Disquiet Junto Project 0524: Sunset Waveform

Thanks to everyone who joined in last week for the 10th anniversary weekly Disquiet Junto project, and to everyone who’s signed up to participate at some point in the future. Since we have so many new people, I want to return to a statement I make on occasion: No one in the Junto should feel any pressure to participate weekly. The point of the Junto is not endurance. You should participate when you feel like you have the time and interest. It is, certainly, intended as an encouragement, but not as a demanding one.

And one further qualification: When I say when you have “time and interest,” by “interest” I don’t necessarily mean the given week’s project is inherently appealing to you. Quite the contrary, after 10 years of doing this, I feel confident saying that some of the most valuable moments have been when people put aside their impression of their own taste, their own habits, their own methods, and simply do the week’s project as a means to push their comfort zone, to hear things (and to make things to be heard) from an unfamiliar perspective.

And that about covers it. The project again went live, third week in a row, when I was deep asleep, both at disquiet.com/0524 and at twitter.com/disquiet, after midnight California time. This method seems to be working. The tinyletter.com/disquiet-junto newsletter, however, doesn’t have any automation capabilities, so as always I sent it out manually this morning (around 7:20am) now that I’ve woken up.

Each Thursday in the Disquiet Junto group, a new compositional challenge is set before the group’s members, who then have just over four days to upload a track in response to the assignment. Membership in the Junto is open: just join and participate. (A SoundCloud account is helpful but not required.) There’s no pressure to do every project. It’s weekly so that you know it’s there, every Thursday through Monday, when you have the time.

Deadline: This project’s deadline is the end of the day Monday, January 17, 2022, at 11:59pm (that is, just before midnight) wherever you are. It was posted on Thursday, January 13, 2022.

These are the instructions that went out to the group’s email list (at tinyletter.com/disquiet-junto):

Disquiet Junto Project 0524: Sunset Waveform
The Assignment: Read a photo like a graphic score.

Background: This photo was taken at 5:34pm at Spreckels Lake in San Francisco’s Golden Gate Park. The temperature was roughly 54º. The untouched image eerily resembles the sort of mirror-effect waveform ones sees representing sound visually online.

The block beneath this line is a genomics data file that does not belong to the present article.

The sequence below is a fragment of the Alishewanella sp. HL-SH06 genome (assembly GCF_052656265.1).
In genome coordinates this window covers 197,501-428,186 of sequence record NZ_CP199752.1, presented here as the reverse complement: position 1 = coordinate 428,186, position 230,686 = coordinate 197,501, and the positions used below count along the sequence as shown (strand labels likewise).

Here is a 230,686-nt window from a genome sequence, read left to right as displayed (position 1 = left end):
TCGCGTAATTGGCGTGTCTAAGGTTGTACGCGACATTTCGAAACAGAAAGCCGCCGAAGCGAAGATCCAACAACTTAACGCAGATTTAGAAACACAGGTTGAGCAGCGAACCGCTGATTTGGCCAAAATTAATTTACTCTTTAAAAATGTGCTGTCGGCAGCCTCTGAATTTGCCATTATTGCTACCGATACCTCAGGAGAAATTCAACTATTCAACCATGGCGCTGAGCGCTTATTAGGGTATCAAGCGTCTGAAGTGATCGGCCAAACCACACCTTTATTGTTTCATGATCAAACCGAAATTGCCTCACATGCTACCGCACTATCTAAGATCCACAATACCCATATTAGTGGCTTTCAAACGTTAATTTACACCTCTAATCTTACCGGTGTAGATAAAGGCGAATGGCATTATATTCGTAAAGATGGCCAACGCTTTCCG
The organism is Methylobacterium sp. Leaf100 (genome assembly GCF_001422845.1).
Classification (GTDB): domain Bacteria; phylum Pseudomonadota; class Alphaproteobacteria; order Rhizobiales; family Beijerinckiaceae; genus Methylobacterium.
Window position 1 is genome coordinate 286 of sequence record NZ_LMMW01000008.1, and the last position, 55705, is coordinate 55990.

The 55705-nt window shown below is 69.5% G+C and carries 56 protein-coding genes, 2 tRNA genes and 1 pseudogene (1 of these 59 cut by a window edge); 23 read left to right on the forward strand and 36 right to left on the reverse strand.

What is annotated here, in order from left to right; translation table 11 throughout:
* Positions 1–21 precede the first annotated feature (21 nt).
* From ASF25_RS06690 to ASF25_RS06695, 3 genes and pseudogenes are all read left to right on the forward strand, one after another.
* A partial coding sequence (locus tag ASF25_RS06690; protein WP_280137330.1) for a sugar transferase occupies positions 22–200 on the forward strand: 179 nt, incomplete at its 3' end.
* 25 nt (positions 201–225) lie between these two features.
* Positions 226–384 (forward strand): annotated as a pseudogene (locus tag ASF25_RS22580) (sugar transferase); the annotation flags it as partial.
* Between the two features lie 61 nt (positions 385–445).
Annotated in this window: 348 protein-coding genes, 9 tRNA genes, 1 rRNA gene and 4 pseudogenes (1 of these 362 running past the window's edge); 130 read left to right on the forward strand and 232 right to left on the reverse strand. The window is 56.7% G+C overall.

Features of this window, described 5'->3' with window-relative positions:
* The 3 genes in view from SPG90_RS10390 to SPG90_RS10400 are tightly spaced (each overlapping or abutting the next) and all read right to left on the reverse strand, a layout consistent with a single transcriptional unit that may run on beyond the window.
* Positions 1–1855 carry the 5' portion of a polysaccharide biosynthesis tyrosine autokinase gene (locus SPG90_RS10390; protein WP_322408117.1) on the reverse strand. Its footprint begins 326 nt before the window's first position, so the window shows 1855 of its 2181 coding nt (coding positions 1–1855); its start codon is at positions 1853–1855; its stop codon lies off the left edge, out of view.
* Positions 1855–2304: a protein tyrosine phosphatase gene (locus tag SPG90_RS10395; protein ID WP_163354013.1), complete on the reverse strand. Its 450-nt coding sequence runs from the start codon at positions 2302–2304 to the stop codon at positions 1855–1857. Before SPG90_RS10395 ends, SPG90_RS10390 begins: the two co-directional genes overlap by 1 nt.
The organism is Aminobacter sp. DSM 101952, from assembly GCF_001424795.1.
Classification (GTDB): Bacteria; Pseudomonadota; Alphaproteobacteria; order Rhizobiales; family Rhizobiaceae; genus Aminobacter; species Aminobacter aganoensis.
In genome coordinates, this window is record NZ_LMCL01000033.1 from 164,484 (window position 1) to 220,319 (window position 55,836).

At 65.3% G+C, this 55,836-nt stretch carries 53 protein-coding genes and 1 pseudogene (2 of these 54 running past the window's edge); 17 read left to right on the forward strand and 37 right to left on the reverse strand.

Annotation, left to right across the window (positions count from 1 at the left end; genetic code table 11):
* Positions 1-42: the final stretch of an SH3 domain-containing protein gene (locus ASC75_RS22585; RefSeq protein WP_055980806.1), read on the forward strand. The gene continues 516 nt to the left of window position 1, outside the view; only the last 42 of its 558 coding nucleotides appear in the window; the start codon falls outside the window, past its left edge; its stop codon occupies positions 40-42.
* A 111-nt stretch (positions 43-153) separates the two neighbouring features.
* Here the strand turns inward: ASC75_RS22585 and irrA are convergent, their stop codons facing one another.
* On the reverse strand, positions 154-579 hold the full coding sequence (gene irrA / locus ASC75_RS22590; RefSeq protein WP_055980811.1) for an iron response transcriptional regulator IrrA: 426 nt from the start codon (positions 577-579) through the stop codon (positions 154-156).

There is one step to this project: Interpret the above photo as if it were a waveform.

Eight Important Steps When Your Track Is Done:

Step 1: Include “disquiet0524” (no spaces or quotation marks) in the name of your tracks.

Step 2: If your audio-hosting platform allows for tags, be sure to also include the project tag “disquiet0524” (no spaces or quotation marks). If you’re posting on SoundCloud in particular, this is essential to subsequent location of tracks for the creation of a project playlist.

Step 3: Upload your tracks. It is helpful but not essential that you use SoundCloud to host your tracks.

Step 4: Post your track in the following discussion thread at llllllll.co:


Step 5: Annotate your track with a brief explanation of your approach and process.

Step 6: If posting on social media, please consider using the hashtag #DisquietJunto so fellow participants are more likely to locate your communication.

Step 7: Then listen to and comment on tracks uploaded by your fellow Disquiet Junto participants.

Step 8: Also join in the discussion on the Disquiet Junto Slack. Send your email address to marc@disquiet.com for Slack inclusion.

Note: Please post one track for this weekly Junto project. If you choose to post more than one, and do so on SoundCloud, please let me know which you’d like added to the playlist. Thanks.

Additional Details:

Deadline: This project’s deadline is the end of the day Monday, January 17, 2022, at 11:59pm (that is, just before midnight) wherever you are. It was posted on Thursday, January 13, 2022.

Length: The length of your finished track is up to you.

Title/Tag: When posting your tracks, please include “disquiet0524” in the title of the tracks, and where applicable (on SoundCloud, for example) as a tag.

Upload: When participating in this project, be sure to include a description of your process in planning, composing, and recording it. This description is an essential element of the communicative process inherent in the Disquiet Junto. Photos, video, and lists of equipment are always appreciated.

Download: It is always best to set your track as downloadable and allowing for attributed remixing (i.e., a Creative Commons license permitting non-commercial sharing with attribution, allowing for derivatives).

For context, when posting the track online, please be sure to include this following information:

More on this 524th weekly Disquiet Junto project – Sunset Waveform (The Assignment: Read a photo like a graphic score) – at: https://disquiet.com/0524/

More on the Disquiet Junto at: https://disquiet.com/junto/

Subscribe to project announcements here: https://tinyletter.com/disquiet-junto/

Project discussion takes place on llllllll.co: https://llllllll.co/t/disquiet-junto-project-0524-sunset-waveform/


And the project is now live. Thanks, folks.

1 Like




First, I wrote a little melody. I voiced it with an organ. Then I added a flanger. I thought I would draw the trees on one of the envelopes. I drew the silhouette of the trees on the frequency envelope. It wasn’t exact, but it was okay. But then I realized I really didn’t have the reflection. So I duplicated the track. The logical thing to do would be to draw the envelope on this second track to be an inversion of that on the original track. But that seemed too hard to get exactly right. So I decided, instead, to invert the pitches of the melody and not mess with the frequency envelope on this second track. So, I did that. But I realized that I was mixing my metaphors, so to speak. So I simply removed the envelope on the first track. Now I had the reflection in the water, and, moreover, it was exact. However, the melody wasn’t the same shape as the trees in the photo. But, so what, I decided. Trees are trees. The point isn’t to replicate the exact same tree-scape and its reflection, but to do some tree-scape and its reflection. Or, at least, I decided that that’s not an unreasonable thing to do. So, I was done.